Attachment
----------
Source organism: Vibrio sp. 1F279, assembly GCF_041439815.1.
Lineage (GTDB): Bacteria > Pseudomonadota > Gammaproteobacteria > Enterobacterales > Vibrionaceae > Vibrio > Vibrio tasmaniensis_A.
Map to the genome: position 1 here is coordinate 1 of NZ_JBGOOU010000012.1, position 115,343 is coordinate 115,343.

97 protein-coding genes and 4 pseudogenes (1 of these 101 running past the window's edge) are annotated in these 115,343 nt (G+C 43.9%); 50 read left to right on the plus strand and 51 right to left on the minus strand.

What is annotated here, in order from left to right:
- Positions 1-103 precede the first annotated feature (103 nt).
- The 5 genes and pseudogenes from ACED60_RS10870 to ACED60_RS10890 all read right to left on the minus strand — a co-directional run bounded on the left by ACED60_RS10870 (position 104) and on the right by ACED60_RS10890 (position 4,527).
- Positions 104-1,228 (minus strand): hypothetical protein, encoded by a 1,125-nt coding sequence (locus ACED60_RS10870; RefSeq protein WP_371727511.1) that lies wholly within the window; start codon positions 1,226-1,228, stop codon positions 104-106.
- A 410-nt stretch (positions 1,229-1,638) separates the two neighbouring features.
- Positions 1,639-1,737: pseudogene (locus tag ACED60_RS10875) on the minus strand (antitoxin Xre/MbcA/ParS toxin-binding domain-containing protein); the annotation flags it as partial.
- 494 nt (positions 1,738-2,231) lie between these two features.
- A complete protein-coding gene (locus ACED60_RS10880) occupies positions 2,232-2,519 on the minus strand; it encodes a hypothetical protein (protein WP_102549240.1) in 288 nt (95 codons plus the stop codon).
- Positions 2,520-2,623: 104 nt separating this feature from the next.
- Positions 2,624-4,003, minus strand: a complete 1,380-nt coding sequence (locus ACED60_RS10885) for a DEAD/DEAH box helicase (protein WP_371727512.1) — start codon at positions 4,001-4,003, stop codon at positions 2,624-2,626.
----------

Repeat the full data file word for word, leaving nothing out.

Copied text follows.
Source organism: Vibrio sp. 1F279, assembly GCF_041439815.1.
Lineage (GTDB): Bacteria > Pseudomonadota > Gammaproteobacteria > Enterobacterales > Vibrionaceae > Vibrio > Vibrio tasmaniensis_A.
Map to the genome: position 1 here is coordinate 1 of NZ_JBGOOU010000012.1, position 115,343 is coordinate 115,343.

97 protein-coding genes and 4 pseudogenes (1 of these 101 running past the window's edge) are annotated in these 115,343 nt (G+C 43.9%); 50 read left to right on the plus strand and 51 right to left on the minus strand.

What is annotated here, in order from left to right:
- Positions 1-103 precede the first annotated feature (103 nt).
- The 5 genes and pseudogenes from ACED60_RS10870 to ACED60_RS10890 all read right to left on the minus strand — a co-directional run bounded on the left by ACED60_RS10870 (position 104) and on the right by ACED60_RS10890 (position 4,527).
- Positions 104-1,228 (minus strand): hypothetical protein, encoded by a 1,125-nt coding sequence (locus ACED60_RS10870; RefSeq protein WP_371727511.1) that lies wholly within the window; start codon positions 1,226-1,228, stop codon positions 104-106.
- A 410-nt stretch (positions 1,229-1,638) separates the two neighbouring features.
- Positions 1,639-1,737: pseudogene (locus tag ACED60_RS10875) on the minus strand (antitoxin Xre/MbcA/ParS toxin-binding domain-containing protein); the annotation flags it as partial.
- 494 nt (positions 1,738-2,231) lie between these two features.
- A complete protein-coding gene (locus ACED60_RS10880) occupies positions 2,232-2,519 on the minus strand; it encodes a hypothetical protein (protein WP_102549240.1) in 288 nt (95 codons plus the stop codon).
- Positions 2,520-2,623: 104 nt separating this feature from the next.
- Positions 2,624-4,003, minus strand: a complete 1,380-nt coding sequence (locus ACED60_RS10885) for a DEAD/DEAH box helicase (protein WP_371727512.1) — start codon at positions 4,001-4,003, stop codon at positions 2,624-2,626.